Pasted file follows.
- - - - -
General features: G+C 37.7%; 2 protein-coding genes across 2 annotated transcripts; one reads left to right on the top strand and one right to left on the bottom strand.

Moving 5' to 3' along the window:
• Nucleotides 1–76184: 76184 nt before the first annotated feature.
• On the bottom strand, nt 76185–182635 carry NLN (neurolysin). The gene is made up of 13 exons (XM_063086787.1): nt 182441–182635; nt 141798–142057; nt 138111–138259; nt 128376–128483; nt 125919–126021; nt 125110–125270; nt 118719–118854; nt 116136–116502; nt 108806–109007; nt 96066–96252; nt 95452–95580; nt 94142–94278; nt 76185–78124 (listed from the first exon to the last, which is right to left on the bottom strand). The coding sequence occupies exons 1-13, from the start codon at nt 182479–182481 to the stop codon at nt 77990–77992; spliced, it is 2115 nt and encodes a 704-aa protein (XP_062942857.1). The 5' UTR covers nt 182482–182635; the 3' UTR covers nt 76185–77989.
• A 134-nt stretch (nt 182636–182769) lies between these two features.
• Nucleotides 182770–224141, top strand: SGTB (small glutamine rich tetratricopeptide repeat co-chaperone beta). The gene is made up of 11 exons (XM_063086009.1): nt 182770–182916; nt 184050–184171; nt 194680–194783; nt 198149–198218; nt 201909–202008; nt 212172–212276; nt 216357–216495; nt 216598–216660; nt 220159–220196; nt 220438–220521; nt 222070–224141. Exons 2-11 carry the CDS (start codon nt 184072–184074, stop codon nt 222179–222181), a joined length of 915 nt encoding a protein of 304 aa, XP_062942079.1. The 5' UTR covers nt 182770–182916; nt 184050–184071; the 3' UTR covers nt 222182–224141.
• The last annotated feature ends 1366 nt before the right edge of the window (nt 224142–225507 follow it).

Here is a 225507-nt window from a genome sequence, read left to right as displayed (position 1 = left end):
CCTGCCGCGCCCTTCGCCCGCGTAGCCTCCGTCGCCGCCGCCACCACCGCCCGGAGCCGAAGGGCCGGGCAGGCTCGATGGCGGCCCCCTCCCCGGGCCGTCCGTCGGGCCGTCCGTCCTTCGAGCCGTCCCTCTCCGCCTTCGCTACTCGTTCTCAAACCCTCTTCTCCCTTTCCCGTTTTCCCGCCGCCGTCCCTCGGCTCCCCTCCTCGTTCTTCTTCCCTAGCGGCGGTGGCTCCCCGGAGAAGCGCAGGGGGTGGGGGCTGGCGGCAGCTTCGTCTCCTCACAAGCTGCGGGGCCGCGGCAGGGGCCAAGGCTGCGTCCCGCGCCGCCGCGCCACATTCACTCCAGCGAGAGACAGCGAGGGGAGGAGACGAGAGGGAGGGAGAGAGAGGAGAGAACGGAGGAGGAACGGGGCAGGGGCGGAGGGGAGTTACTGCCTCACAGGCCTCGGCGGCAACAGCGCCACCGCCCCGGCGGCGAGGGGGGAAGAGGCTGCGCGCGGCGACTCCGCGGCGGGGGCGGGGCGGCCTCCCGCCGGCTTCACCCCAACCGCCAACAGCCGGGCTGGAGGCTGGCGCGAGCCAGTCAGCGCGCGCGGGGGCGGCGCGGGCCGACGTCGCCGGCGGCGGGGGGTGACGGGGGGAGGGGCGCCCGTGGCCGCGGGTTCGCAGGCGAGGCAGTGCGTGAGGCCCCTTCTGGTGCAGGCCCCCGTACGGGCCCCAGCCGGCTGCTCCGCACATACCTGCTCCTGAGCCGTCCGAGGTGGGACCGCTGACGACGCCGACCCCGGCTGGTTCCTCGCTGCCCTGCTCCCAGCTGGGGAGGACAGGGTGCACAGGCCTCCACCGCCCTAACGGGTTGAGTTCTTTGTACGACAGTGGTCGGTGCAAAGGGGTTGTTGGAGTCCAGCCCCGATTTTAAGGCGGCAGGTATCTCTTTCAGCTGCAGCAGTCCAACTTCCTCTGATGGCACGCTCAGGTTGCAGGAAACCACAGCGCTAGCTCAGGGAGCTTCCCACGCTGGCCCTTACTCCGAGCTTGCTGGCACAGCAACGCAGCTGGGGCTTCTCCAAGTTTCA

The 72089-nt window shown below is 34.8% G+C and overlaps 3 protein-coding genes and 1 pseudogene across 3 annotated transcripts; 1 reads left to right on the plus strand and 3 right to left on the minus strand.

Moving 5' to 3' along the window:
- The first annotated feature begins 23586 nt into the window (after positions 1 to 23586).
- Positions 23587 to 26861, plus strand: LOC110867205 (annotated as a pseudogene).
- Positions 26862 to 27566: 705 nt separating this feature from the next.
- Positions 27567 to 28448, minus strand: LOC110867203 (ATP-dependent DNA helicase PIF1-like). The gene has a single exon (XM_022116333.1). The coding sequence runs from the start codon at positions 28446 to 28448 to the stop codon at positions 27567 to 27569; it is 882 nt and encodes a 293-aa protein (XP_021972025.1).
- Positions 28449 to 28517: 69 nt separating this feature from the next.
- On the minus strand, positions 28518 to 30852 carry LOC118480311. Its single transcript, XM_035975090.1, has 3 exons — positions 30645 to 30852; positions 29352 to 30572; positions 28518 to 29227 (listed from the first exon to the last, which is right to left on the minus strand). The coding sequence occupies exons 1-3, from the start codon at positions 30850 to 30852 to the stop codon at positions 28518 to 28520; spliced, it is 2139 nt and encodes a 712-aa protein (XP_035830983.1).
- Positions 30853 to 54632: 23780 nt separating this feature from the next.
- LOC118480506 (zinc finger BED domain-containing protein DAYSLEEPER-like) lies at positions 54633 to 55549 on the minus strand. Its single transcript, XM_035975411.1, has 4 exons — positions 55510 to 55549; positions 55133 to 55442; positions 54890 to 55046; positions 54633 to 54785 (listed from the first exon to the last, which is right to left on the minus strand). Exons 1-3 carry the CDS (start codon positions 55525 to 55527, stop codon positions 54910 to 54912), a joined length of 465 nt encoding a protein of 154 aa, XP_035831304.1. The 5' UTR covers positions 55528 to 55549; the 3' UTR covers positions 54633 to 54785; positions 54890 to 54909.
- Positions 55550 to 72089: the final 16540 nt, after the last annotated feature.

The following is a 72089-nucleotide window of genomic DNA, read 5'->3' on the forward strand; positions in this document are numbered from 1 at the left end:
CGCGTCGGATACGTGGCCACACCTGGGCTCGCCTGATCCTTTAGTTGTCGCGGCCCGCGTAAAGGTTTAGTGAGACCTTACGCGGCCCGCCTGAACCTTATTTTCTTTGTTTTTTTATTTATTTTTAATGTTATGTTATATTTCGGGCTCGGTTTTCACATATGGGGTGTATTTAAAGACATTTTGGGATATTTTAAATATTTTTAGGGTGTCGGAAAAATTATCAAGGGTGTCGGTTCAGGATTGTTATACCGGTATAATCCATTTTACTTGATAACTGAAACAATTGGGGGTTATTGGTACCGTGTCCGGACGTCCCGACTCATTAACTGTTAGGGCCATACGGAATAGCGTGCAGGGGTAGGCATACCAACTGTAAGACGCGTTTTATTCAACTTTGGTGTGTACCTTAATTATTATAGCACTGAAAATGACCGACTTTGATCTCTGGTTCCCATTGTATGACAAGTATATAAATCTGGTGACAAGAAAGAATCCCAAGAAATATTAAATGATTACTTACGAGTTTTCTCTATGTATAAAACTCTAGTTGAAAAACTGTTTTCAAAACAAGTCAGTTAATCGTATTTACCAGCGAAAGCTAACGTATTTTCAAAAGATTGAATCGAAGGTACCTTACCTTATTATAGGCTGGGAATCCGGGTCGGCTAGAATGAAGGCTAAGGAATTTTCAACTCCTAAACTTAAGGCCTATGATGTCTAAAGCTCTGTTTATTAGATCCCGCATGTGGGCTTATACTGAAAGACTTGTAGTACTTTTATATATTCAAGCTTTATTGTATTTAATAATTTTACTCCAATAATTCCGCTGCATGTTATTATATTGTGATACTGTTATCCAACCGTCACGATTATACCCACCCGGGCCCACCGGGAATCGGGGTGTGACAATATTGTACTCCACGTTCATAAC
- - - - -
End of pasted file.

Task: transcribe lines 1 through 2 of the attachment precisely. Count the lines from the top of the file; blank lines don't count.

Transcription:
General features: G+C 37.7%; 2 protein-coding genes across 2 annotated transcripts; one reads left to right on the top strand and one right to left on the bottom strand.

Moving 5' to 3' along the window: